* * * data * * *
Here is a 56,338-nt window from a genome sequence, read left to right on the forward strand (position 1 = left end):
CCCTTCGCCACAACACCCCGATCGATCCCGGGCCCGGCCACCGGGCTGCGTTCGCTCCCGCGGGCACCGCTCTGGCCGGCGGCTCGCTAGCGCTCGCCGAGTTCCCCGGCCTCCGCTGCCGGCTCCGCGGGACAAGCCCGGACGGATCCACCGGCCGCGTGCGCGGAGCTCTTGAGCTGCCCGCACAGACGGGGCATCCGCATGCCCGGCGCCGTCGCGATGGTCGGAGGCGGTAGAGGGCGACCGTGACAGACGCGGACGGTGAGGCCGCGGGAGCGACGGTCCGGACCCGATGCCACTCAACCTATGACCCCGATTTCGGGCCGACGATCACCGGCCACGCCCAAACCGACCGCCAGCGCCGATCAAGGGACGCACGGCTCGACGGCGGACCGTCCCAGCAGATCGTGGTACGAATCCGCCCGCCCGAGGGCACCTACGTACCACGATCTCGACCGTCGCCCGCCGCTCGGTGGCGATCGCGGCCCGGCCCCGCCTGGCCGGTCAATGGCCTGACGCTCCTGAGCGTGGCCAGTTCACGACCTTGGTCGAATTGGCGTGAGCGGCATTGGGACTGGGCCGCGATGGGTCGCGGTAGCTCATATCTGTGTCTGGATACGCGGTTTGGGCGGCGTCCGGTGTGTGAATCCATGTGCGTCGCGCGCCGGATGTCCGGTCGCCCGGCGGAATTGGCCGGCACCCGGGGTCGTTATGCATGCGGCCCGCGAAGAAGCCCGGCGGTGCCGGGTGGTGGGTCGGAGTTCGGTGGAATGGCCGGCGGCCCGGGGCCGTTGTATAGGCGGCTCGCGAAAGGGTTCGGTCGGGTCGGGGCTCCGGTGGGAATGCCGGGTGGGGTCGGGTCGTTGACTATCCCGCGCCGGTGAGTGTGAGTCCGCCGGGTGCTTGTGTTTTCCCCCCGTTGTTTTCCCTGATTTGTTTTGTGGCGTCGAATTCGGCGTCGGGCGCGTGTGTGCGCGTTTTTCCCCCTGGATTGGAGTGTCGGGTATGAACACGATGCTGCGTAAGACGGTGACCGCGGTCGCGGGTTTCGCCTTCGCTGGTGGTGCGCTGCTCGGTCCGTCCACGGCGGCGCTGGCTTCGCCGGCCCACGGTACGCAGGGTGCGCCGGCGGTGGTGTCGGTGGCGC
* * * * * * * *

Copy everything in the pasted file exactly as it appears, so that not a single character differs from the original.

Here is a 56,338-nt window from a genome sequence, read left to right on the forward strand (position 1 = left end):
CCCTTCGCCACAACACCCCGATCGATCCCGGGCCCGGCCACCGGGCTGCGTTCGCTCCCGCGGGCACCGCTCTGGCCGGCGGCTCGCTAGCGCTCGCCGAGTTCCCCGGCCTCCGCTGCCGGCTCCGCGGGACAAGCCCGGACGGATCCACCGGCCGCGTGCGCGGAGCTCTTGAGCTGCCCGCACAGACGGGGCATCCGCATGCCCGGCGCCGTCGCGATGGTCGGAGGCGGTAGAGGGCGACCGTGACAGACGCGGACGGTGAGGCCGCGGGAGCGACGGTCCGGACCCGATGCCACTCAACCTATGACCCCGATTTCGGGCCGACGATCACCGGCCACGCCCAAACCGACCGCCAGCGCCGATCAAGGGACGCACGGCTCGACGGCGGACCGTCCCAGCAGATCGTGGTACGAATCCGCCCGCCCGAGGGCACCTACGTACCACGATCTCGACCGTCGCCCGCCGCTCGGTGGCGATCGCGGCCCGGCCCCGCCTGGCCGGTCAATGGCCTGACGCTCCTGAGCGTGGCCAGTTCACGACCTTGGTCGAATTGGCGTGAGCGGCATTGGGACTGGGCCGCGATGGGTCGCGGTAGCTCATATCTGTGTCTGGATACGCGGTTTGGGCGGCGTCCGGTGTGTGAATCCATGTGCGTCGCGCGCCGGATGTCCGGTCGCCCGGCGGAATTGGCCGGCACCCGGGGTCGTTATGCATGCGGCCCGCGAAGAAGCCCGGCGGTGCCGGGTGGTGGGTCGGAGTTCGGTGGAATGGCCGGCGGCCCGGGGCCGTTGTATAGGCGGCTCGCGAAAGGGTTCGGTCGGGTCGGGGCTCCGGTGGGAATGCCGGGTGGGGTCGGGTCGTTGACTATCCCGCGCCGGTGAGTGTGAGTCCGCCGGGTGCTTGTGTTTTCCCCCCGTTGTTTTCCCTGATTTGTTTTGTGGCGTCGAATTCGGCGTCGGGCGCGTGTGTGCGCGTTTTTCCCCCTGGATTGGAGTGTCGGGTATGAACACGATGCTGCGTAAGACGGTGACCGCGGTCGCGGGTTTCGCCTTCGCTGGTGGTGCGCTGCTCGGTCCGTCCACGGCGGCGCTGGCTTCGCCGGCCCACGGTACGCAGGGTGCGCCGGCGGTGGTGTCGGTGGCGC